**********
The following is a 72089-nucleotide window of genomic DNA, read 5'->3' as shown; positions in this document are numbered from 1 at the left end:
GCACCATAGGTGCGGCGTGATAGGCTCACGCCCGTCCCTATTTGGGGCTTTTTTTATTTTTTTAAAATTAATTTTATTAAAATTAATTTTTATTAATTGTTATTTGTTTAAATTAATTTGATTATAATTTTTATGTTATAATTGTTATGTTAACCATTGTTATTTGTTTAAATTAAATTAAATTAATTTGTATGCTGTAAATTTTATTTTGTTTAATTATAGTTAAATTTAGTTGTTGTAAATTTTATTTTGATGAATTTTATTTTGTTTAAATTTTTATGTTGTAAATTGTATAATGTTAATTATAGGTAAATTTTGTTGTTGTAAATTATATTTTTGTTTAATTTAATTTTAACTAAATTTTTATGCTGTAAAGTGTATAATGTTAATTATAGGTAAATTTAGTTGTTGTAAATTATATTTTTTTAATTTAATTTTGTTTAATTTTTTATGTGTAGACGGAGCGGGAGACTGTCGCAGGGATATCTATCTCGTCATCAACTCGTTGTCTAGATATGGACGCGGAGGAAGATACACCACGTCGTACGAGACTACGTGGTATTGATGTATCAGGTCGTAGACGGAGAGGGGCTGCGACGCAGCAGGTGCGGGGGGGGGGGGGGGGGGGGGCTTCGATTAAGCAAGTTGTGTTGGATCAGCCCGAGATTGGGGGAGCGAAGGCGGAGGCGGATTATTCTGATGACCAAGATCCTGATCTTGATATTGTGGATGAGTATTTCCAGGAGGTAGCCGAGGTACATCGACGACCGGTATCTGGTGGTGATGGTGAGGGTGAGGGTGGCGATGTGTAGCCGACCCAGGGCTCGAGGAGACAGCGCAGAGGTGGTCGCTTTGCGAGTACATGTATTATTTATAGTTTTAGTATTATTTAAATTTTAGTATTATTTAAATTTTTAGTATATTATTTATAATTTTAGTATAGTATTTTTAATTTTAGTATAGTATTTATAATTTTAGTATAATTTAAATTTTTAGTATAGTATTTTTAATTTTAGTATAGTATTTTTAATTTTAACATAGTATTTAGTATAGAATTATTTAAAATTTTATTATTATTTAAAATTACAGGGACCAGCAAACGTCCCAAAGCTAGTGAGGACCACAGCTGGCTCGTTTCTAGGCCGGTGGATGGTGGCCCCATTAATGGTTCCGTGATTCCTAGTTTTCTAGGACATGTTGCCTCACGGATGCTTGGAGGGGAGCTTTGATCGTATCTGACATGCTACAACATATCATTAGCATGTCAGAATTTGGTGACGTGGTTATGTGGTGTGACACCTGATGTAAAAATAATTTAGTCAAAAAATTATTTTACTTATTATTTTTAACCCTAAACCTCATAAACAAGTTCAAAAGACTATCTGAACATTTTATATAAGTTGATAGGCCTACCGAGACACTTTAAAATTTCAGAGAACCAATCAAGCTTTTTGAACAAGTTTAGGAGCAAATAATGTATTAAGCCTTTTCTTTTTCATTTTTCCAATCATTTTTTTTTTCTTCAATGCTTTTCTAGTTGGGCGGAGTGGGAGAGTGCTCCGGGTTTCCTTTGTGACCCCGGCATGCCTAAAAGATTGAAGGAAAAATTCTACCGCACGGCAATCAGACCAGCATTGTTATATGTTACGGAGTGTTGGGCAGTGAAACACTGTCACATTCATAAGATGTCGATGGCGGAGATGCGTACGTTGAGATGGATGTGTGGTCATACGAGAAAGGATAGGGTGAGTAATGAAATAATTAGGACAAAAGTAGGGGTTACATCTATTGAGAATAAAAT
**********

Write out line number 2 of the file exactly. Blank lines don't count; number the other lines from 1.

GCACCATAGGTGCGGCGTGATAGGCTCACGCCCGTCCCTATTTGGGGCTTTTTTTATTTTTTTAAAATTAATTTTATTAAAATTAATTTTTATTAATTGTTATTTGTTTAAATTAATTTGATTATAATTTTTATGTTATAATTGTTATGTTAACCATTGTTATTTGTTTAAATTAAATTAAATTAATTTGTATGCTGTAAATTTTATTTTGTTTAATTATAGTTAAATTTAGTTGTTGTAAATTTTATTTTGATGAATTTTATTTTGTTTAAATTTTTATGTTGTAAATTGTATAATGTTAATTATAGGTAAATTTTGTTGTTGTAAATTATATTTTTGTTTAATTTAATTTTAACTAAATTTTTATGCTGTAAAGTGTATAATGTTAATTATAGGTAAATTTAGTTGTTGTAAATTATATTTTTTTAATTTAATTTTGTTTAATTTTTTATGTGTAGACGGAGCGGGAGACTGTCGCAGGGATATCTATCTCGTCATCAACTCGTTGTCTAGATATGGACGCGGAGGAAGATACACCACGTCGTACGAGACTACGTGGTATTGATGTATCAGGTCGTAGACGGAGAGGGGCTGCGACGCAGCAGGTGCGGGGGGGGGGGGGGGGGGGGGCTTCGATTAAGCAAGTTGTGTTGGATCAGCCCGAGATTGGGGGAGCGAAGGCGGAGGCGGATTATTCTGATGACCAAGATCCTGATCTTGATATTGTGGATGAGTATTTCCAGGAGGTAGCCGAGGTACATCGACGACCGGTATCTGGTGGTGATGGTGAGGGTGAGGGTGGCGATGTGTAGCCGACCCAGGGCTCGAGGAGACAGCGCAGAGGTGGTCGCTTTGCGAGTACATGTATTATTTATAGTTTTAGTATTATTTAAATTTTAGTATTATTTAAATTTTTAGTATATTATTTATAATTTTAGTATAGTATTTTTAATTTTAGTATAGTATTTATAATTTTAGTATAATTTAAATTTTTAGTATAGTATTTTTAATTTTAGTATAGTATTTTTAATTTTAACATAGTATTTAGTATAGAATTATTTAAAATTTTATTATTATTTAAAATTACAGGGACCAGCAAACGTCCCAAAGCTAGTGAGGACCACAGCTGGCTCGTTTCTAGGCCGGTGGATGGTGGCCCCATTAATGGTTCCGTGATTCCTAGTTTTCTAGGACATGTTGCCTCACGGATGCTTGGAGGGGAGCTTTGATCGTATCTGACATGCTACAACATATCATTAGCATGTCAGAATTTGGTGACGTGGTTATGTGGTGTGACACCTGATGTAAAAATAATTTAGTCAAAAAATTATTTTACTTATTATTTTTAACCCTAAACCTCATAAACAAGTTCAAAAGACTATCTGAACATTTTATATAAGTTGATAGGCCTACCGAGACACTTTAAAATTTCAGAGAACCAATCAAGCTTTTTGAACAAGTTTAGGAGCAAATAATGTATTAAGCCTTTTCTTTTTCATTTTTCCAATCATTTTTTTTTTCTTCAATGCTTTTCTAGTTGGGCGGAGTGGGAGAGTGCTCCGGGTTTCCTTTGTGACCCCGGCATGCCTAAAAGATTGAAGGAAAAATTCTACCGCACGGCAATCAGACCAGCATTGTTATATGTTACGGAGTGTTGGGCAGTGAAACACTGTCACATTCATAAGATGTCGATGGCGGAGATGCGTACGTTGAGATGGATGTGTGGTCATACGAGAAAGGATAGGGTGAGTAATGAAATAATTAGGACAAAAGTAGGGGTTACATCTATTGAGAATAAAAT